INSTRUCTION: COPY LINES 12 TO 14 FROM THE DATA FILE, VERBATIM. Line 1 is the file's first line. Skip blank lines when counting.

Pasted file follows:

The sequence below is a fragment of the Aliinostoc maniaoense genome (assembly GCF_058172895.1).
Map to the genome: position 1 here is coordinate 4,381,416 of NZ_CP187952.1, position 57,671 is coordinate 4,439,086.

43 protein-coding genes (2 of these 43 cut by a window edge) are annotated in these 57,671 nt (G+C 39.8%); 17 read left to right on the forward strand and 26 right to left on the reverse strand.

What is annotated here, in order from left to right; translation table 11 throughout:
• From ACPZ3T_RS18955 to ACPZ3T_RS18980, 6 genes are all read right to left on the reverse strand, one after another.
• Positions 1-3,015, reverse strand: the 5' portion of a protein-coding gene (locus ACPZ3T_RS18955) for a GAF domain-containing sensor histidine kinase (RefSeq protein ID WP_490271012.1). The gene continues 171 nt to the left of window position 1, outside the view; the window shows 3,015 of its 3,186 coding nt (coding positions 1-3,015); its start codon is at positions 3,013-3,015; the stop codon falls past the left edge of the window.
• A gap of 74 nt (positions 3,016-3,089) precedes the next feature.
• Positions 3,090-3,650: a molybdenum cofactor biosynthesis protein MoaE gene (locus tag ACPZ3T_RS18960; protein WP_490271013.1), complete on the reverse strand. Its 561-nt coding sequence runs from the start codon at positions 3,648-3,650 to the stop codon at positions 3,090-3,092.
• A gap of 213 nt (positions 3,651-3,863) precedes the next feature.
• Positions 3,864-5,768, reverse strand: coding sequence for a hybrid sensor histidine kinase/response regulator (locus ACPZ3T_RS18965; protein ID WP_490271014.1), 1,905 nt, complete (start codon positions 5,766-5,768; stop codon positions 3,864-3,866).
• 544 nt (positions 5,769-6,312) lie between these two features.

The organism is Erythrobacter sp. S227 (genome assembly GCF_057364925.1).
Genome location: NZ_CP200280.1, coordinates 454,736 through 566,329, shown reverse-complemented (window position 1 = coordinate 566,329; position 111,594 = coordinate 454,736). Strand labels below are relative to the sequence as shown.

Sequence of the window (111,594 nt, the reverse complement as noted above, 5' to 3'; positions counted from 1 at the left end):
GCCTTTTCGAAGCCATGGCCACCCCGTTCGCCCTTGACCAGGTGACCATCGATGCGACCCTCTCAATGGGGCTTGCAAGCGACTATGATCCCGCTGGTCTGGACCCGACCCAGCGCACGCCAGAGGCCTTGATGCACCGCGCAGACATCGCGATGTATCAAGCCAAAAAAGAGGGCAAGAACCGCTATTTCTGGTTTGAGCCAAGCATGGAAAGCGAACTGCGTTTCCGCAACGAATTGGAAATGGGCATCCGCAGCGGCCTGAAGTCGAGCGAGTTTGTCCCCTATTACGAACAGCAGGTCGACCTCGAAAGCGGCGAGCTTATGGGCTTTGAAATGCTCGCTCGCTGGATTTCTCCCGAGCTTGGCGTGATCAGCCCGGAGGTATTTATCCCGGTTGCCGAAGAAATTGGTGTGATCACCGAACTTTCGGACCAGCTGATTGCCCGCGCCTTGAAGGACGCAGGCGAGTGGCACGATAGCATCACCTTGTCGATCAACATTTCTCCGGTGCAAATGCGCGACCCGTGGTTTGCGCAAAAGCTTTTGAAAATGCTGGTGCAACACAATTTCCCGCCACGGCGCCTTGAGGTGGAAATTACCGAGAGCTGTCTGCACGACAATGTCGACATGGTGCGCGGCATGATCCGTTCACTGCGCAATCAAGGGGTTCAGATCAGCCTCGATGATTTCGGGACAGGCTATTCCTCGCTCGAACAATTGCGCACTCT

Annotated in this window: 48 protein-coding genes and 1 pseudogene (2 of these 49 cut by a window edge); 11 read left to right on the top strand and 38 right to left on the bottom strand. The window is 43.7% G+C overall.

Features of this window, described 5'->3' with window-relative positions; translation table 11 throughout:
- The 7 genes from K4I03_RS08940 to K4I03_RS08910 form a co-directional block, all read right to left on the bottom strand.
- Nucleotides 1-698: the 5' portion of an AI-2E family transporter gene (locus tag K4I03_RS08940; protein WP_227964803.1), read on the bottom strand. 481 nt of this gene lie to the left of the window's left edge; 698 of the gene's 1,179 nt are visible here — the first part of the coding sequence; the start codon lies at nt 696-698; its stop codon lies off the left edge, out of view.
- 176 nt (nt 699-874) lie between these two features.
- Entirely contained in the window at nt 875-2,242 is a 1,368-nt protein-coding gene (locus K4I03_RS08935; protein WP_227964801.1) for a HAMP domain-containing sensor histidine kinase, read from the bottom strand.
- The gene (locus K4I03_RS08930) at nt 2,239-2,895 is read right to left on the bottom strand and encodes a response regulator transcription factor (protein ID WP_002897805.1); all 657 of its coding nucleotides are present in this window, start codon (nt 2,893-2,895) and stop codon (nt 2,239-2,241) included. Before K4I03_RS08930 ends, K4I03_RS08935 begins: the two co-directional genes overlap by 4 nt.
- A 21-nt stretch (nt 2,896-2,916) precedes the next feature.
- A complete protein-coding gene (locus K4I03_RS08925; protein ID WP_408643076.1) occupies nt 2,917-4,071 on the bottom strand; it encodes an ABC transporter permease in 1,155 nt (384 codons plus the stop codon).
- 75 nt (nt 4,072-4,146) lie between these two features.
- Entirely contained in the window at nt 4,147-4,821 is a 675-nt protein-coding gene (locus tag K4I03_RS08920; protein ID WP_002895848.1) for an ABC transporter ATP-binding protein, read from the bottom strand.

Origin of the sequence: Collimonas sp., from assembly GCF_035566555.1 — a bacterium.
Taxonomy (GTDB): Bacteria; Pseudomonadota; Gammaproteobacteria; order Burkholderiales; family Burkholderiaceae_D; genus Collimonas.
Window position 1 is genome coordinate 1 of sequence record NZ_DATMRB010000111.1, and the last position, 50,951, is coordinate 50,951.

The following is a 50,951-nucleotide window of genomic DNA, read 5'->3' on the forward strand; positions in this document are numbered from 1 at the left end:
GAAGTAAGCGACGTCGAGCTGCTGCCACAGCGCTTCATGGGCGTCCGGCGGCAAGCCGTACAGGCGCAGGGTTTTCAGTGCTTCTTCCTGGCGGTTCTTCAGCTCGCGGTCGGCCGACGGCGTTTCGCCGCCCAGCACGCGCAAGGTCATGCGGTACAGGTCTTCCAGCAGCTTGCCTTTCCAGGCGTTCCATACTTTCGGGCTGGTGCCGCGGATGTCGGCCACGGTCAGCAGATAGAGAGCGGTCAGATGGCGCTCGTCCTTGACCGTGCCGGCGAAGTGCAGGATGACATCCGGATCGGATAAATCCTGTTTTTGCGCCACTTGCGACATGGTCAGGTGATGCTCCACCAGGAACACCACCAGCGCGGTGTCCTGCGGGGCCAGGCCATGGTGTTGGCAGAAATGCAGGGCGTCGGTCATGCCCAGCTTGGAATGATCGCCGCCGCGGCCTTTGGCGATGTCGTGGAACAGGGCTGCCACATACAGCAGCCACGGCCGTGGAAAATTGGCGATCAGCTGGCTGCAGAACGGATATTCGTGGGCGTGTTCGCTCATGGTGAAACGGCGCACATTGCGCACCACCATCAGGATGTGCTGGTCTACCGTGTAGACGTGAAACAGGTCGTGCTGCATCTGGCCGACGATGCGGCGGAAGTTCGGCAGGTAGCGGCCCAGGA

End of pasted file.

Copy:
The organism is Erythrobacter sp. S227 (genome assembly GCF_057364925.1).
Genome location: NZ_CP200280.1, coordinates 454,736 through 566,329, shown reverse-complemented (window position 1 = coordinate 566,329; position 111,594 = coordinate 454,736). Strand labels below are relative to the sequence as shown.

Sequence of the window (111,594 nt, the reverse complement as noted above, 5' to 3'; positions counted from 1 at the left end):